Schools justify new levy
- Published: November 1, 2012
Local voters will decide on Nov. 6 whether to approve a property tax increase for the Yellow Springs School District. The emergency 7.4-mill levy would funnel an additional $915,000 per year into the district for five years, an amount which school officials say is necessary to cover a half million dollar annual deficit and to keep class sizes small, continue art, music and physical education instruction and make sure the state does not take over the district’s budget.
“Our schools are in imminent financial danger,” School Superintendent Mario Basora said at a levy forum last week, attended by about 45 people. Local schools are in dire straits because state and federal funding for schools has been slashed over the last few years while collections on a local income tax levy passed in 2002 have been shrinking in a distressed economy, school officials said.
The proposed levy represents a 26 percent increase in the amount property tax payers pay for district operating expenses, according to data from the Greene County Treasurer’s website. If the levy passes, property owners in the school district, which includes the Village of Yellow Springs and parts of Miami Township, would see a 12 percent increase in their total property tax. For the typical local homeowner with a property valued at about $197,400, the median value according to the 2012 Cost of Living Report, that amount would be an increase of about $450 per year on a total new bill of $4,150.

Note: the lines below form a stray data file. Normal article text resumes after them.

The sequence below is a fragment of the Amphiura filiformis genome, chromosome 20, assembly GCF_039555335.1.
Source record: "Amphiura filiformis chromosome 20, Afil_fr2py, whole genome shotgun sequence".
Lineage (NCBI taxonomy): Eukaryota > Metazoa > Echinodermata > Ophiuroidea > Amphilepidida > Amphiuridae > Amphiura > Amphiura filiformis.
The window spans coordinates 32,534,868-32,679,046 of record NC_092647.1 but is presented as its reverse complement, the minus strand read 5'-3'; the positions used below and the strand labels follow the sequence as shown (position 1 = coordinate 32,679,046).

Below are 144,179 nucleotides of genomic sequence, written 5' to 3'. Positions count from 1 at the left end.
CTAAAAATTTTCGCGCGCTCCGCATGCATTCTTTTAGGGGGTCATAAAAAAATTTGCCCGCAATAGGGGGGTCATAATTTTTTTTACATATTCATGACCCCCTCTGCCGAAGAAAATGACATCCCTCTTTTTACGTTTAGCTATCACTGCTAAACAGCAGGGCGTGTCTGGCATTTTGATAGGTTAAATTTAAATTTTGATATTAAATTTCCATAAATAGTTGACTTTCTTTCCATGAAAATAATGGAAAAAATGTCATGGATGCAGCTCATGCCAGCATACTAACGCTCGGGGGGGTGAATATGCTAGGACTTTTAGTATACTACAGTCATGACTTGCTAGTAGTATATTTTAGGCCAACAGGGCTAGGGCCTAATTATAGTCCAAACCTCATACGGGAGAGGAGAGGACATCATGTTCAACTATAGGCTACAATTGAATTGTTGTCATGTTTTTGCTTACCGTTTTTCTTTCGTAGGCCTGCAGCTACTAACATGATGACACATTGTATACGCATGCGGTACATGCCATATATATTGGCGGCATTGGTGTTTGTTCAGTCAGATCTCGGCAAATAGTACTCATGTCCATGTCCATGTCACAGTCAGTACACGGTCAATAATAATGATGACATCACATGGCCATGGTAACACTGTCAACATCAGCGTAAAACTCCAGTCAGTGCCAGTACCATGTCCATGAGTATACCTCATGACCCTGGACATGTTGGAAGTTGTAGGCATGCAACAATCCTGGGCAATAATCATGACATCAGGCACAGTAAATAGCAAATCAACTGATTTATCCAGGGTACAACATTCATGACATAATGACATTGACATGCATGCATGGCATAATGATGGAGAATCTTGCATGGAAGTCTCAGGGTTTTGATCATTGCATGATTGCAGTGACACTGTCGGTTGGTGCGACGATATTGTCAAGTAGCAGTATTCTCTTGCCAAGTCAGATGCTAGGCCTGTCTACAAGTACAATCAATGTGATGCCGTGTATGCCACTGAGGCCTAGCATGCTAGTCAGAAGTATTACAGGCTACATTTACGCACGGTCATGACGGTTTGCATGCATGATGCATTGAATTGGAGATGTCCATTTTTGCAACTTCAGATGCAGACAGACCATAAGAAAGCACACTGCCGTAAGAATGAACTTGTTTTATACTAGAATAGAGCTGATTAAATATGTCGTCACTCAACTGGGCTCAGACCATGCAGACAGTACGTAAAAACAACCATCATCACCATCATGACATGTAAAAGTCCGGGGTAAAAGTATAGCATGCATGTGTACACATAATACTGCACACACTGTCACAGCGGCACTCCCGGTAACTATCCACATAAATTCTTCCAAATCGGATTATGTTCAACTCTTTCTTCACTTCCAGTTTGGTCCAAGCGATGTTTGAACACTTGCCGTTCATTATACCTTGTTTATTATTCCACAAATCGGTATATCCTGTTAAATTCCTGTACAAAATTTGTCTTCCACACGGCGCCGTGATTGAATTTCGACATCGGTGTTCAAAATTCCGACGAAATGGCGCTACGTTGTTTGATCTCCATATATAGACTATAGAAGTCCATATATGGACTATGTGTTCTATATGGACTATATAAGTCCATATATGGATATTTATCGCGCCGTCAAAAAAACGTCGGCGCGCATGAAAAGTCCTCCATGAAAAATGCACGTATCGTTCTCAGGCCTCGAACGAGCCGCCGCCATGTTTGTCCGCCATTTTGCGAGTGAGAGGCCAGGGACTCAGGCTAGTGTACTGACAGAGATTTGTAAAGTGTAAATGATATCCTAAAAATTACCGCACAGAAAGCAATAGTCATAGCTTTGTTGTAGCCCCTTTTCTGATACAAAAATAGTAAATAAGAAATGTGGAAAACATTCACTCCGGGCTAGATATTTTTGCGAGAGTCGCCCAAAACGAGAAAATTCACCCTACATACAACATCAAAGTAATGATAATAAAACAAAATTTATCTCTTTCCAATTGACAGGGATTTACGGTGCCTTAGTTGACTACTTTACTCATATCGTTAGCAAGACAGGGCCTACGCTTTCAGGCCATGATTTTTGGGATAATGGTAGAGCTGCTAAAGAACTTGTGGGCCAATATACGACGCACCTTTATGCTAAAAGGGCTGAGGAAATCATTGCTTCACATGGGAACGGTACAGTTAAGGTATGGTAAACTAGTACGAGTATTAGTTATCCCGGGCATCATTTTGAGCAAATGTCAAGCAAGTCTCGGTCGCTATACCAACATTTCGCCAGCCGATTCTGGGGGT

According to Basora, the district seeks new tax revenue, having already cut $700,000 annually from its budget in the past few years. The biggest cuts were in staff reductions, including the elimination of 5.5 teaching positions and four classified positions, and a curtailing of building budgets by 10 percent for two years. Additional cuts to balance the budget, he said, would “hurt kids.”
“We’ve done everything we can to cut our costs,” Basora said. “Any more cuts would have an effect on student learning that I think would jeopardize everything that Yellow Springs Schools are about.”
But for villagers facing their own economic woes or local seniors on fixed incomes, a new property tax may be hard to swallow, forum attendees said. Currently 52 cents from every local property tax dollar goes to support schools, while the municipality reaps 17 cents on each dollar. (Property taxes account for a larger share of the local district’s revenue — 46 percent — while the Village Yellow Springs collects a higher amount of money from income taxes).
“Until a few months ago I was on a fixed income and if I’m looking at this it looks like a lot of money to me,” said Hays Moulton at the levy forum. “I want to support schools but I think you have to be respectful of people who have been here for a long time, who are on fixed incomes, and who look at that tax bill and say, ‘Should I go or stay?’”
Replacing lost revenues